The Canadian Privacy Law Blog: Developments in privacy law and writings of a Canadian privacy lawyer, containing information related to the Personal Information Protection and Electronic Documents Act (aka PIPEDA) and other Canadian and international laws.

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The author of this blog, David T.S. Fraser, is a Canadian privacy lawyer who practices with the firm of McInnes Cooper. He is the author of the Physicians' Privacy Manual. He has a national and international practice advising corporations and individuals on matters related to Canadian privacy laws.

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The views expressed herein are solely the author's and should not be attributed to his employer or clients. Any postings on legal issues are provided as a public service, and do not constitute solicitation or provision of legal advice. The author makes no claims, promises or guarantees about the accuracy, completeness, or adequacy of the information contained herein or linked to. Nothing herein should be used as a substitute for the advice of competent counsel.

This web site is presented for informational purposes only. These materials do not constitute legal advice and do not create a solicitor-client relationship between you and David T.S. Fraser. If you are seeking specific advice related to Canadian privacy law or PIPEDA, contact the author, David T.S. Fraser.

Sunday, December 18, 2005

Meth addicts' other habit: Online theft 

USA Today is running a lengthy article on the intersection between methamphetamine addiction and identity theft. The article, Meth addicts' other habit: Online theft, chonicles investigations that began in Edomonton and Calgary, Alberta and forcefully brought this connection to the attention of Canadian law enforcement.

Intersection of crimes

... What's happening in Edmonton is happening to one degree or another in communities across the USA and Canada — anywhere meth addicts are engaging in identity theft and can get on the Internet, say police, federal law enforcement officials and Internet security experts.

Internet Relay Chat channels, private areas on the Internet where real-time text messaging takes place, are rife with communications between organized cybercrime groups and meth users and traffickers discussing how they can assist each other. "It's big time," says San Diego-based security consultant Lance James, who monitors IRC channels.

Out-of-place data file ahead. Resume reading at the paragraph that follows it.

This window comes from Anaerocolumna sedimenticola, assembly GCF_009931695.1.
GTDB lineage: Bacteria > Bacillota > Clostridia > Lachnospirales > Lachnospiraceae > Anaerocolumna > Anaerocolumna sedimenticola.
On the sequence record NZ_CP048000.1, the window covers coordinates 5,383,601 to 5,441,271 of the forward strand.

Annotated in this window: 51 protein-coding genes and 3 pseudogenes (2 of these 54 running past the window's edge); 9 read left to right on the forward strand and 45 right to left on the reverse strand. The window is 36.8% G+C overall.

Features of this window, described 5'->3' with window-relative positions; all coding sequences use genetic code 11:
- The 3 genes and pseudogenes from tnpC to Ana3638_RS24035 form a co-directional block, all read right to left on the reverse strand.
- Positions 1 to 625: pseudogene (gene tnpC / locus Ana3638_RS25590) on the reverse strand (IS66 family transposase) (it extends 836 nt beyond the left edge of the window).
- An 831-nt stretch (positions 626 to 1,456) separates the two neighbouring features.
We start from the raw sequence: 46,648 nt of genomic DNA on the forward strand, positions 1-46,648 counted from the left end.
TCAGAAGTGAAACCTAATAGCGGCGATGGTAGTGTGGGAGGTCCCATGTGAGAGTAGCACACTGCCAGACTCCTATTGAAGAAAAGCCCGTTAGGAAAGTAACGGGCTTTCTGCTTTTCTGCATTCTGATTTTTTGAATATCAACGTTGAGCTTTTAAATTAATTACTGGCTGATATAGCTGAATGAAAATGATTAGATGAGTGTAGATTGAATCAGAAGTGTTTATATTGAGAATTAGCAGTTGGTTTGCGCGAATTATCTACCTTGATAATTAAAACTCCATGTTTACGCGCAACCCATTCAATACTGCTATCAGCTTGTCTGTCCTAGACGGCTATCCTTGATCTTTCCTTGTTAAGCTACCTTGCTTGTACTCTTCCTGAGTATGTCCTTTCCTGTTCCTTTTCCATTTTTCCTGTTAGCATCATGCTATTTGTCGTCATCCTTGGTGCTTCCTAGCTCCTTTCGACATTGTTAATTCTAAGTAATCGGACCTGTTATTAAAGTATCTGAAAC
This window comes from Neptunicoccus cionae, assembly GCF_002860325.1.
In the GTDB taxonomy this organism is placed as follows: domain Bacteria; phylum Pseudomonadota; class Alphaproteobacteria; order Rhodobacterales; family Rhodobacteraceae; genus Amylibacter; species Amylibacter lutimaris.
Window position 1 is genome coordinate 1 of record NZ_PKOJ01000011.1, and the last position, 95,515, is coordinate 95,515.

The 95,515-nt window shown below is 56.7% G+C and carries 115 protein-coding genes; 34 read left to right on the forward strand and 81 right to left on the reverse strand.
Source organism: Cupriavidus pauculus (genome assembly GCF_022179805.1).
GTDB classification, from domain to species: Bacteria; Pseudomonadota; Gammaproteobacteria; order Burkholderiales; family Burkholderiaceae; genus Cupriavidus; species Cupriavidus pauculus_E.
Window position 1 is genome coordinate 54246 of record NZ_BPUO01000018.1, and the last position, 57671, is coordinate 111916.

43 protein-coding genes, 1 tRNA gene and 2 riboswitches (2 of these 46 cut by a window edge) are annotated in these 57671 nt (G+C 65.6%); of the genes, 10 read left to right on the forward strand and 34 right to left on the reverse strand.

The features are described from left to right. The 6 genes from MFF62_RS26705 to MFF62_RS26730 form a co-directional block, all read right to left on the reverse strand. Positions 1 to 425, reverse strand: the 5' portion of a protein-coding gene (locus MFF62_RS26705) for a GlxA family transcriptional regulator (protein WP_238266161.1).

Such collaboration seems almost preordained. "This hits at the intersection of two of the more complex law enforcement investigations: computer crimes and drug crimes," says Howard Schmidt, CEO of R&H Security Consulting and former White House cyber-security adviser.

Identity theft has fast become the crime of preference among meth users for three reasons: It is non-violent, criminal penalties for first-time offenders are light — usually a few days or weeks in jail — and the use of computers and the Internet offers crooks anonymity and speed with which to work. Meth is a cheap, highly addictive street derivative of amphetamine pills; it turns users into automatons willing to take on risky, street-level crime.

Meanwhile, global cybercrime groups control e-mail phishing attacks, keystroke-stealing Trojan horse programs and insider database thefts that swell the pool of stolen personal and financial information. They also have ready access to hijacked online-banking accounts. But converting assets in compromised accounts into cash is never easy. That's where the meth users come in.

Sophisticated meth theft rings, like the one in Edmonton, control local bank accounts — and underlings who are willing to extract ill-gotten funds from such accounts. The two men at the seedy motel were helping outside crime groups link up with local accounts under their control when a tipster guided police to them in December 2004....

The article is worth the read.

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